“Trespassers, trespassers,” the trees whispered, so faint the words caught in the wind, somewhere between fantasy and reality.
And so begins my travel essay, Ambergate Chestnuts, which has been accepted for publication by the online travel journal, Intrepid Times. A huge thank you to Jennifer Roberts, Intrepid Times Senior Editor, for accepting the essay, as well as her kind words!
The essay details a hike in England’s glorious Peak District and a chance encounter with a charming grandfather and his naughty grandson. I will share the publication information once Ambergate Chestnuts is live on the site.
When life grows turbulent, I find comfort in imagining myself in a boat with Jesus Christ, navigating a restless sea. The imagery comes from Mark 6:45-51:
“… Christ saw the disciples straining at the oars, because the wind was against them. Shortly before dawn He went out to them, walking on the lake… He spoke to them and said, “Take courage! It is I. Don’t be afraid.” Then He climbed into the boat with them, and the wind died down.”
This nautical passage and lesson were first introduced to me by Rev. Karen Hunter (Grace Episcopal Church) in a sermon several years ago. It has stayed with me all this time, as has many of her other writings and sermons. For me, they embody the Christian message of forgiveness, hope, charity, and love.
So I decided a few months ago to share her work through a website I have been volunteer-managing for St. Francis’ Episcopal Church in Grayling, Michigan. St. Francis’ is currently without a full-time priest, and I thought Rev. Karen’s essays from Grace’s newsletters* would make the perfect interim blog. You can find the the blog here, and I hope it will be as inspirational for you as it has been for me.
My niece, 13-years-old at the time, was with me for the Mark 6 sermon. We left the church and turned to each other, saying almost in unison how much we had enjoyed the sermon and that we wanted to be in a boat with Christ. It has since become a catch-phrase for the two of us, sharing a sacred moment and an important memory of how words can give spiritual solace. But even more importantly, it is a reminder of how Christ’s presence is never far away, and how gifted writers and speakers, like Rev. Karen, can bring Him even closer.
The other day, while standing in the front yard, I studied our Christmas tree. Framed by the living room window, it gleamed with red, blue, and green lights. Snow drifted into my shoes, and Rascal, our short-legged, 17-year-old dog, waddled into a snow pile.
A combination of either corgi/German shepherd or black lab/basset hound (depending on the veterinarian you consult), Rascal struggled. I scooped him up before the snow could completely swallow him and placed him on more solid ground.
Early evening settled around us in a peaceful softness—dusky blue light seeped into the white landscape, streaks of red and pink painted the sky a rosy glow, and early stars highlighted the heavens. Rascal rubbed his nose in the snow and stared into space, as if he too appreciated God’s choice of palette.
Our Christmas tree, I decided, had exceeded all expectations. Taken from the Manistee National Forest, it was one of my family’s best trees, not our typical Charlie Brown selection. Homemade decorations, from pine cones and ribbons to twig reindeer to ornaments fashioned by young nieces and nephews, hung from its branches.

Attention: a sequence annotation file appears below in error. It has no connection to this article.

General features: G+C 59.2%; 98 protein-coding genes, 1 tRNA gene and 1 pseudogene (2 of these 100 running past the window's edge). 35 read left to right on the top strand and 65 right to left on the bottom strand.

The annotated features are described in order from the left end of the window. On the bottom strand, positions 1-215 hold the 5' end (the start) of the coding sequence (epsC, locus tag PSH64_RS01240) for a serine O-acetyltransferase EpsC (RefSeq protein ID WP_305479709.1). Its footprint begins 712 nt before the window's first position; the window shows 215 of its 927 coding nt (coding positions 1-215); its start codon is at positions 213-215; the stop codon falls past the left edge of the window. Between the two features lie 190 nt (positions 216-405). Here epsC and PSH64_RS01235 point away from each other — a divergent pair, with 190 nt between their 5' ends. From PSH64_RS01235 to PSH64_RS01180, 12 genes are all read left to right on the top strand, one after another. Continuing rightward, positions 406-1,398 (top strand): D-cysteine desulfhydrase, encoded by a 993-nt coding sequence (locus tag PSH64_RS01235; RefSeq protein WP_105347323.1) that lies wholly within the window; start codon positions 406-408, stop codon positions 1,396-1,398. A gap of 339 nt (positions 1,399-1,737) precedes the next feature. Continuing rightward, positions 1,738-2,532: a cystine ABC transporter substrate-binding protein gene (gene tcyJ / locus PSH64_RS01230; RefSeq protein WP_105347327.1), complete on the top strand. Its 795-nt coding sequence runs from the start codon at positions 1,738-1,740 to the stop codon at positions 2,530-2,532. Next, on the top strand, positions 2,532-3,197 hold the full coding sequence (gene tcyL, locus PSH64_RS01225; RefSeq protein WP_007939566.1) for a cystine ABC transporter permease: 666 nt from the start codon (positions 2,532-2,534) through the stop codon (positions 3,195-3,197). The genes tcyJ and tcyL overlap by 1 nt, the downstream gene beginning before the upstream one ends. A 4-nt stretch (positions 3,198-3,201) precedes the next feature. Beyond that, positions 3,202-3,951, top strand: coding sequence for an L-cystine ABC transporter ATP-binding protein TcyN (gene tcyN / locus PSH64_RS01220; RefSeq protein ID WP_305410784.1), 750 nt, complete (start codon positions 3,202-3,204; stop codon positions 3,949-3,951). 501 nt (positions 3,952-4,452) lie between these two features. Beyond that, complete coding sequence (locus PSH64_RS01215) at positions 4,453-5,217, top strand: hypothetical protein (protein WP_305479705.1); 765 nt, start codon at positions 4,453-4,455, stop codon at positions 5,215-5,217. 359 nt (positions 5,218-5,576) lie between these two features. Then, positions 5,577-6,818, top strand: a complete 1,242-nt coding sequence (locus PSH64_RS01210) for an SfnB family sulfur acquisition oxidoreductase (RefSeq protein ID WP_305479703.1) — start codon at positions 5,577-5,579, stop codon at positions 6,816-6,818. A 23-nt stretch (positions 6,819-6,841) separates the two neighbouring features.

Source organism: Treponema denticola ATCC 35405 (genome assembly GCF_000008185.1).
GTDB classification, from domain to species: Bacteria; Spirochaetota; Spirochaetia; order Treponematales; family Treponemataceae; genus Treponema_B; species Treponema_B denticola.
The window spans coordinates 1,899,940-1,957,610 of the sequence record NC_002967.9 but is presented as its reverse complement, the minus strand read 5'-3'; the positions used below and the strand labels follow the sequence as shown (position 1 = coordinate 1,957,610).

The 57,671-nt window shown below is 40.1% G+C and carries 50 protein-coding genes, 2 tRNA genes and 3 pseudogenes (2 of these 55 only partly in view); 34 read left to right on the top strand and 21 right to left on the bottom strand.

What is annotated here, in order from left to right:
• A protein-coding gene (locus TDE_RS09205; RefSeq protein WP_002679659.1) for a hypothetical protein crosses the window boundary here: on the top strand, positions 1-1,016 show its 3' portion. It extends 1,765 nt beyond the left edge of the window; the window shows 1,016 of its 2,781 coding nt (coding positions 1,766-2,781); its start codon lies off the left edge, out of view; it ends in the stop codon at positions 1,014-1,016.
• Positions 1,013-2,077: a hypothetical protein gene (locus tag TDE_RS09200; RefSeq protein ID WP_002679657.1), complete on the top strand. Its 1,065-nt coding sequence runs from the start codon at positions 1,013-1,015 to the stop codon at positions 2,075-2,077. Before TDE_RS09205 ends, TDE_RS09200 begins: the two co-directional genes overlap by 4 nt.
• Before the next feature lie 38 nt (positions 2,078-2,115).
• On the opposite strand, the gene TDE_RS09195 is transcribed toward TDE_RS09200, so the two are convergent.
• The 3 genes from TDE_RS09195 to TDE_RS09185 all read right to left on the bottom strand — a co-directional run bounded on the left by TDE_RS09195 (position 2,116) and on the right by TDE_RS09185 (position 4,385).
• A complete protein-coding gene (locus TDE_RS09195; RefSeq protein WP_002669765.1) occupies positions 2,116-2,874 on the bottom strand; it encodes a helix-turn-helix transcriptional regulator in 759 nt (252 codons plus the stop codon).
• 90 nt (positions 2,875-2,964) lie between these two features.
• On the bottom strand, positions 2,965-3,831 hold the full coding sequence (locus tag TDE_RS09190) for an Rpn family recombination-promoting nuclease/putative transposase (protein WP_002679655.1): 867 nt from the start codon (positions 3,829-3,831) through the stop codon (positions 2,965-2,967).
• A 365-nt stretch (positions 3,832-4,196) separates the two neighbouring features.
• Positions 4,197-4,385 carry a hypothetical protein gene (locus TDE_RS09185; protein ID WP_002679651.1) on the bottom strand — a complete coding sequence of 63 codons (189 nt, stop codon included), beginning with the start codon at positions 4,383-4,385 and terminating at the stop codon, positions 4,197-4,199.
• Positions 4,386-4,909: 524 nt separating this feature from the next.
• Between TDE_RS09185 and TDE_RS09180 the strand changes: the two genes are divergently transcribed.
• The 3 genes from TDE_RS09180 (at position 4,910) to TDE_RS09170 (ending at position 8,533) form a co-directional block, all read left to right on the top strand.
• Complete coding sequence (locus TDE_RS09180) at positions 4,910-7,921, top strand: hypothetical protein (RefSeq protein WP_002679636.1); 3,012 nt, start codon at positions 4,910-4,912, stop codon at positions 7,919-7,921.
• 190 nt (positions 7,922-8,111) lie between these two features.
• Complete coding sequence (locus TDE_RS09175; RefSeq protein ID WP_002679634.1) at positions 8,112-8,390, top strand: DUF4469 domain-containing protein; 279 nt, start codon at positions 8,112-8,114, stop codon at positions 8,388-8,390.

While the charm of our tree might have been unexpected, even more surprising had been Rascal’s complete disregard for tree etiquette. Back inside, Rascal once again ignored the tree, refusing to skirt around it, as if the tree were invisible. He made his unsteady way toward my husband on the sofa. Cutting beneath the tree, Rascal’s back rubbed against the lowest branches.
The result of this constant short-cutting is that Rascal wears a perpetual coat of pine needles, which he scatters throughout the house. At first, I frequently swept or vacuumed, but I have surrendered, unable to keep up with the shower of needles. His lack of manners even forced us to secure the tree to the wall when Rascal’s wagging tail tipped it over.
Like the biblical Joseph and his coat of many colors, Rascal too was betrayed by his first family, starting life as a stray, but the similarities end there. Taken in by my sister and her family, greatly loved by my nieces, Rascal has also lived with my mother, and now my husband and I have become his caretakers.
In the end, we have been more his people rather than he being our dog. His genes might have given him a slightly odd physique, but they certainly made up for it in lovability and longevity. For the past 17 years, he has been present through some of my life’s greatest sorrows, unknowingly comforting me and imparting vital lessons.
As Rascal taught me during the Christmas of 2021, expect the unexpected, embrace it if you can. He brought the northern woods inside, spreading needles and twigs everywhere he wandered, forcing me to choose between patience and grace or annoyance and harshness. I chose the former, hoping those two attributes will accompany me wherever I go.
I have been blessed to care for this eccentric mutt, one of God’s helpless, sweet creatures who has shown me companionship, love, and selflessness, made even more meaningful during this season of gratitude.
December 2005 replays in my mind like a Frank Capra movie. The marquee reads: It’s A Wonderful December, but no bank auditors or near-death experiences mar my memory. Time has smoothed the rough edges until all that remains are ski tracks disappearing into deep woods. In my mind, the month was spent on skis, devoid of sleeping, eating or working.
And, based on the snowfall we received, that might have been a possibility. The snow began to fall during early December, leaving our already sleepy corner of northeastern Michigan even drowsier, covered in a thick, white blanket. Ice formed over our inland lake, which moaned and groaned as if protesting the early invasion, and animal tracks crisscrossed our yard.
Cross-country skis leaned against the wall next to the front door, and snow-shoes littered our entryway, slush melting around them. Discarded boots hovered nearby. The snow eased, but the temperatures dipped, preserving our winter wonderland.